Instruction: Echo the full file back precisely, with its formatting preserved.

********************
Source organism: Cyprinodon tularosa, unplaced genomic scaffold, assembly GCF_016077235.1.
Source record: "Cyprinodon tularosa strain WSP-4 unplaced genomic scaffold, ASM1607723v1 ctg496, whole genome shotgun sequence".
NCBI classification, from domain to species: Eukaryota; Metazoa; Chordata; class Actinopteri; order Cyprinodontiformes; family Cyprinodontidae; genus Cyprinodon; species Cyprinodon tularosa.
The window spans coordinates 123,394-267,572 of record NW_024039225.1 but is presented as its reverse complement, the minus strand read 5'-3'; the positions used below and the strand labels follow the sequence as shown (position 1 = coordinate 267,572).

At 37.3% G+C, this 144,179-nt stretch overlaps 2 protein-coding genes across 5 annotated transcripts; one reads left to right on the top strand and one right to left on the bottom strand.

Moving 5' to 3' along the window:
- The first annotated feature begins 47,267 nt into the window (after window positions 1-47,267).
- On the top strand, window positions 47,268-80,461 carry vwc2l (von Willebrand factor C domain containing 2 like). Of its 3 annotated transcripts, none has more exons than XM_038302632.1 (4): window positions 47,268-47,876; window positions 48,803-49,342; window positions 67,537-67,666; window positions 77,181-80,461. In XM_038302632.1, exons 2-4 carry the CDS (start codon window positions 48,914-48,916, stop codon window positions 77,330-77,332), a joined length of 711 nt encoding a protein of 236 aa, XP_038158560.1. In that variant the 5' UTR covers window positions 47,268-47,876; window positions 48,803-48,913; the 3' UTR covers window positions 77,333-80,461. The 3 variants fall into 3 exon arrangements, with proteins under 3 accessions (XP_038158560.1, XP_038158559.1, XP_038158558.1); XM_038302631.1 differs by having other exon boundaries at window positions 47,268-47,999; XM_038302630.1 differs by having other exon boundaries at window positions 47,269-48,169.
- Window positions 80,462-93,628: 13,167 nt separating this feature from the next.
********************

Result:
Source organism: Cyprinodon tularosa, unplaced genomic scaffold, assembly GCF_016077235.1.
Source record: "Cyprinodon tularosa strain WSP-4 unplaced genomic scaffold, ASM1607723v1 ctg496, whole genome shotgun sequence".
NCBI classification, from domain to species: Eukaryota; Metazoa; Chordata; class Actinopteri; order Cyprinodontiformes; family Cyprinodontidae; genus Cyprinodon; species Cyprinodon tularosa.
The window spans coordinates 123,394-267,572 of record NW_024039225.1 but is presented as its reverse complement, the minus strand read 5'-3'; the positions used below and the strand labels follow the sequence as shown (position 1 = coordinate 267,572).

At 37.3% G+C, this 144,179-nt stretch overlaps 2 protein-coding genes across 5 annotated transcripts; one reads left to right on the top strand and one right to left on the bottom strand.

Moving 5' to 3' along the window:
- The first annotated feature begins 47,267 nt into the window (after window positions 1-47,267).
- On the top strand, window positions 47,268-80,461 carry vwc2l (von Willebrand factor C domain containing 2 like). Of its 3 annotated transcripts, none has more exons than XM_038302632.1 (4): window positions 47,268-47,876; window positions 48,803-49,342; window positions 67,537-67,666; window positions 77,181-80,461. In XM_038302632.1, exons 2-4 carry the CDS (start codon window positions 48,914-48,916, stop codon window positions 77,330-77,332), a joined length of 711 nt encoding a protein of 236 aa, XP_038158560.1. In that variant the 5' UTR covers window positions 47,268-47,876; window positions 48,803-48,913; the 3' UTR covers window positions 77,333-80,461. The 3 variants fall into 3 exon arrangements, with proteins under 3 accessions (XP_038158560.1, XP_038158559.1, XP_038158558.1); XM_038302631.1 differs by having other exon boundaries at window positions 47,268-47,999; XM_038302630.1 differs by having other exon boundaries at window positions 47,269-48,169.
- Window positions 80,462-93,628: 13,167 nt separating this feature from the next.